Gender Neutral Baby Names: 6 Traditional Boy Names That Are Great for Girls (and Vice Versa!)
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Jessica Tzikas is a freelance writer and editor from South Florida who is in the beginning stages of starting a family and excited to join this crazy world of motherhood!
Picking the name for your baby isn’t an easy task—in fact, it’s a decision that has lifelong consequences! For many moms and dads, looking to name trends is a great way to get inspired and find the right name for your baby. Lately, the biggest trend has been giving little girls traditionally male names, thanks to celebrities like Blake Lively, who has a traditionally male name herself, and named her daughter James, or Haylie Duff who’s two-year-old has the sweet name Ryan.
The trend has gotten so strong that parents have also looked at things the opposite way, giving their sons names that may sway a bit towards female. Below are six names for both boys and girls that we are loving. And bonus! You can interchange these as you like, as they all work for both genders. Happy naming!
Gender Neutral Baby Names:
Ryan means “descendent of the king” or “little king,” which makes this name classically male. But it’s 2018 and who says girls can’t be kings? Others seem to agree as the name has grown in popularity for girls (up 76 spots on the popularity list!) and gone down in popularity for boys since 2017.
James first came from the more traditional name Jacob, gaining popularity after kings began ruling with the name James. It is still pretty far down on the list for 2018, but it increased by a whopping 681 since 2017, so it’s safe to say you’ll be seeing a lot of girls named James in your child’s future classes.
The name Dylan has been a strong name for boys since 1960, thanks to Bob Dylan. But as celebrities like Robin Wright, Sean Penn and Alyssa Milano chose the name for their little girls, others have caught on. Dylan simply means “sea,” which is lovely no matter the gender.
Often shortened to Max, Maxwell has become a strong contender for girls in recent years. Meaning “great” it can be interchanged easily between the two genders. If you love the name but aren’t completely sold, it can be used as a great middle name as well!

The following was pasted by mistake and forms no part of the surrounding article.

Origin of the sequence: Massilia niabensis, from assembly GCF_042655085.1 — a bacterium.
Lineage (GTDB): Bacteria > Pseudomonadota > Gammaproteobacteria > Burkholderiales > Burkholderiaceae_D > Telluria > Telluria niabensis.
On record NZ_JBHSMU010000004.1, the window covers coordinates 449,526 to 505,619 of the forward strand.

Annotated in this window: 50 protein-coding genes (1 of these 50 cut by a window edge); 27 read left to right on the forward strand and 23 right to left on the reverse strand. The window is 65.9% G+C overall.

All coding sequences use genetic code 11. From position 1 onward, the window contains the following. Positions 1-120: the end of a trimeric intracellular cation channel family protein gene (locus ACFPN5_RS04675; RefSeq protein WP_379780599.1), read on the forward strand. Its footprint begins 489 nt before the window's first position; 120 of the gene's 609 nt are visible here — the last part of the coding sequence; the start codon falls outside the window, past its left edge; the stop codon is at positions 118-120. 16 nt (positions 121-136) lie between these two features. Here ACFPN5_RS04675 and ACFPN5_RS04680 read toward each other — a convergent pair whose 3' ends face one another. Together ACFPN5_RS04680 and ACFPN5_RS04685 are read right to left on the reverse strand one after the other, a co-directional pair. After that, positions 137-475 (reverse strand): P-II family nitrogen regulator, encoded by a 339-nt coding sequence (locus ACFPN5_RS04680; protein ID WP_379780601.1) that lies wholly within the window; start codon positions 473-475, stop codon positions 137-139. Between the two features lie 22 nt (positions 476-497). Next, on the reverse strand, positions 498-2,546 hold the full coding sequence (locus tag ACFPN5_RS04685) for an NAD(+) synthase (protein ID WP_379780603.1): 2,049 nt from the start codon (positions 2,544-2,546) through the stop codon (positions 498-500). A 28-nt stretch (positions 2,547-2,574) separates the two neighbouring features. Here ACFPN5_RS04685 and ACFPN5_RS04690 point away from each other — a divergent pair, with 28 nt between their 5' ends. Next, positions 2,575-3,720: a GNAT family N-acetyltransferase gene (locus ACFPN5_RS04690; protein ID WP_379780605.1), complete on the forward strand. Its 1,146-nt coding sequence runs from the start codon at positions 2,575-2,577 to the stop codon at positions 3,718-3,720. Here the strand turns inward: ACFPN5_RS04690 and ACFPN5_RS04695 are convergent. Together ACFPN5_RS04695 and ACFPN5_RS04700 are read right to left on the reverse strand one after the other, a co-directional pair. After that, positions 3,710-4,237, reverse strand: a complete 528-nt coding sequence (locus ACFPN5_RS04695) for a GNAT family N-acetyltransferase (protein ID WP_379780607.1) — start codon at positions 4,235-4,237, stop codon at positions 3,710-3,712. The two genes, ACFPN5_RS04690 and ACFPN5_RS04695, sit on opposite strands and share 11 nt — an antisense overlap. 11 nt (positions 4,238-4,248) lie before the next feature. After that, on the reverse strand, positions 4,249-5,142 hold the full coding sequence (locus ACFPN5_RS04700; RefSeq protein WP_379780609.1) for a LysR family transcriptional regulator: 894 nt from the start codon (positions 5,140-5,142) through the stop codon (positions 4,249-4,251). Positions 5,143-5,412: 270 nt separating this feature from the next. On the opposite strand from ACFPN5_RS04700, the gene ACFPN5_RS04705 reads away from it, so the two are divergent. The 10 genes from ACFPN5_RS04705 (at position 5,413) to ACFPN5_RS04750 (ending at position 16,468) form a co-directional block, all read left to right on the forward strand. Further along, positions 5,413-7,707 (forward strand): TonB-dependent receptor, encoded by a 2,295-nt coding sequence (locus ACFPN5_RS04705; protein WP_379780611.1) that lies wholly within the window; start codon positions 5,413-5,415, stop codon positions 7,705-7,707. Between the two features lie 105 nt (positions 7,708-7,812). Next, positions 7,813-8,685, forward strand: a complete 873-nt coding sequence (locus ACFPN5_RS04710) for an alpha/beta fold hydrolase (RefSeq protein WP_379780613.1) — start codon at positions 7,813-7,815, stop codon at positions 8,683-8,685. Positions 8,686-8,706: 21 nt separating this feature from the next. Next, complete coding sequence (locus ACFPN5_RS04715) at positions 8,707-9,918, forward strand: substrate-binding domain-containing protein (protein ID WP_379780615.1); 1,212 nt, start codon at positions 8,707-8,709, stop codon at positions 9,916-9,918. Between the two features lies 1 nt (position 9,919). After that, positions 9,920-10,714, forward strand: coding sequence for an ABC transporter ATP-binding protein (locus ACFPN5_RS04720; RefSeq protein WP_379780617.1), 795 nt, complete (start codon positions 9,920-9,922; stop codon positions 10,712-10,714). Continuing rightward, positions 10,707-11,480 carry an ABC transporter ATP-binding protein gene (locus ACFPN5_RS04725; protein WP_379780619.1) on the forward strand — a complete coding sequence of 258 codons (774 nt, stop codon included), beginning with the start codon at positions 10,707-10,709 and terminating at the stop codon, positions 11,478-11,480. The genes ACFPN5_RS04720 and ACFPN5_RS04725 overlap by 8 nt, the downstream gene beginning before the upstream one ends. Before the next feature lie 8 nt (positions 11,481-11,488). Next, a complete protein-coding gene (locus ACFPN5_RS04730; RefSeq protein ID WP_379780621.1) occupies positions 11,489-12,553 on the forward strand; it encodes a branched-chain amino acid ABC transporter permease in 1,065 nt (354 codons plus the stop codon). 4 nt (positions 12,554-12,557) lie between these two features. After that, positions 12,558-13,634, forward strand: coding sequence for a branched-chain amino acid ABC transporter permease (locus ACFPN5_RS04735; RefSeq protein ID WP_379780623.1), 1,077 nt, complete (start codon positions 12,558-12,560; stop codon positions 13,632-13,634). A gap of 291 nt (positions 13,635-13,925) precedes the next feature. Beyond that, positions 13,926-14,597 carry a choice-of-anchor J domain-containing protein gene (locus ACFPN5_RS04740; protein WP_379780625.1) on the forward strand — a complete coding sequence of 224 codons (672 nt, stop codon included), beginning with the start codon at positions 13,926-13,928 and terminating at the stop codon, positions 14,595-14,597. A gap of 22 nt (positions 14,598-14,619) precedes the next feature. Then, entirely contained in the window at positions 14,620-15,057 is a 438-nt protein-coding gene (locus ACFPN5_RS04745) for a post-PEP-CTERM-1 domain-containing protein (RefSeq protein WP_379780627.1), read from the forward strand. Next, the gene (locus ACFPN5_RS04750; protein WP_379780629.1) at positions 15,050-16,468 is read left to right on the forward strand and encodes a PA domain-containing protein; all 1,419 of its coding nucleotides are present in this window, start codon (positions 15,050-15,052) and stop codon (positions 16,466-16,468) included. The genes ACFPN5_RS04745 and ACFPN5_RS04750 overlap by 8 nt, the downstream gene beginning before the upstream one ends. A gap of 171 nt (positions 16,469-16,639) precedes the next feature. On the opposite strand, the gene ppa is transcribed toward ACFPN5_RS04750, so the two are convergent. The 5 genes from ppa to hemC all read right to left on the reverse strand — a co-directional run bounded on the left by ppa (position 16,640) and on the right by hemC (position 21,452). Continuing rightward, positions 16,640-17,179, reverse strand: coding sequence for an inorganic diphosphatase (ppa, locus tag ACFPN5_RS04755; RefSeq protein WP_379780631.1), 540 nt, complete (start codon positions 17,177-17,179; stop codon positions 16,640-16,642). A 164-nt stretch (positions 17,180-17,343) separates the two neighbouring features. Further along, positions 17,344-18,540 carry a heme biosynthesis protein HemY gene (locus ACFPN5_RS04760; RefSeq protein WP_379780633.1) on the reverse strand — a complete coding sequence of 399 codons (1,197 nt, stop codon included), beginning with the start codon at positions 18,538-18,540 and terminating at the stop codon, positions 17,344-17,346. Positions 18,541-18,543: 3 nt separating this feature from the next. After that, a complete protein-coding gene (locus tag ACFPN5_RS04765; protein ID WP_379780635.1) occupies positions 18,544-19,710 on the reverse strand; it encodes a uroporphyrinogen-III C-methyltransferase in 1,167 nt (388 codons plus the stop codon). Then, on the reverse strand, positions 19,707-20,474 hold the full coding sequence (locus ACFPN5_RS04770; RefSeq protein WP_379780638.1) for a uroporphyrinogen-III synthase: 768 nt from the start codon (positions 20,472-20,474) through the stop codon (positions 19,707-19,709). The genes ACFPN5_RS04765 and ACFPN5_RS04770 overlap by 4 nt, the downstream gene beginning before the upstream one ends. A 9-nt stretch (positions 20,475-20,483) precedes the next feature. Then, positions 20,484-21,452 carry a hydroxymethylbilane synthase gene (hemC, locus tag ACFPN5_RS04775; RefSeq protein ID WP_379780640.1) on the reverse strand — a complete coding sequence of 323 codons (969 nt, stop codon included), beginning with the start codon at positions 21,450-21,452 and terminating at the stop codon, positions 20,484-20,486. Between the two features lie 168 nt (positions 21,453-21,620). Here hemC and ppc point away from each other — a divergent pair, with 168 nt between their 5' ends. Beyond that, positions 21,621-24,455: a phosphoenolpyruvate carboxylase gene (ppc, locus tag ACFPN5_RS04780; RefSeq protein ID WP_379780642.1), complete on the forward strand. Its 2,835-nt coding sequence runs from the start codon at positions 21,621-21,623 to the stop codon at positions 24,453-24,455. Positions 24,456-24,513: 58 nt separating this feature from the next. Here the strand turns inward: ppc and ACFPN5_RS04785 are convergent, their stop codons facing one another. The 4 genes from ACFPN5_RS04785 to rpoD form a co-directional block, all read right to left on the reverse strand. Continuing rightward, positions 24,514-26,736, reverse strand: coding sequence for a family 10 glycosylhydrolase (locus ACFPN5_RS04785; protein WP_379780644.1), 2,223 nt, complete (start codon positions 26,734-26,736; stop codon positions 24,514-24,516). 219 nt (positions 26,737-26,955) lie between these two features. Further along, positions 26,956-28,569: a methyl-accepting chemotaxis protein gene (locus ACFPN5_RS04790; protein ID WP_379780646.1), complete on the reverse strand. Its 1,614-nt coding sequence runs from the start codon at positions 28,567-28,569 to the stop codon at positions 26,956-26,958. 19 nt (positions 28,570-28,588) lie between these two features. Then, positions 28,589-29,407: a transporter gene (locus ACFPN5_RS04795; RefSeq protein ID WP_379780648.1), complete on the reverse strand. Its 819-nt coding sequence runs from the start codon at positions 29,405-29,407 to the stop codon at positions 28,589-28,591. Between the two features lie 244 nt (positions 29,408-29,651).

Elliot actually began as a last name, so it’s entrance into first name land has always been marked as gender neutral. It comes from the Hebrew name Elijah and formally means “Lord is my God.” The best part about the name, though? It has so many adorable nicknames for both boys and girls.
I knew a female Blake in elementary school and thought the name was so unique for a girl. But once Blake Lively entered the scene, it seemed less so. Now, the name Blake has been used so often for girls, it has almost taken on a completely female tone. Blake is an English name meaning pale, which is adorable for your sweet little newborn.
Names ending in –ley have been known to lean towards female, but lately, this has taken a turn. Take Ainsley, for example. Meaning “my meadow,” this Scottish name has risen in the ranks by 1,914 for boys!
For girls, Sage actually refers to the spice or can mean “prophet” but for boys, the name takes on a completely different meaning, “wise.” This is reason enough to choose the name for your little boy!
Similar to Ainsley, the –ley in Bailey meant it was for girls. But growing 425 spots since 2017 has proven that this trend is changing. Meaning “able” Bailey is an adorable name for a baby and a strong, proud name once he grows into a man.
Actress Reese Witherspoon put this name on the map—for the girls. But, in fact, the name Reese is traditionally male in origin, coming from the Welsh and meaning “ardor”.
Skylar is a Dutch name that means “scholar,” so it makes sense that this name would work well for both genders. A modern take includes Skylar as an inspired name for space, a popular trend with parents-to-be. Plus, how adorable is Sky for a nickname?
Mackenzie began as a popular last name for the Scottish, rising to popularity due to its meaning “child of the wise leader” or “born in fire.” The name has always been used for both boys and girls, although it is has taken more female tone as of late. Sitting at #684 in 2018, it’s been rising steadily for boys for years!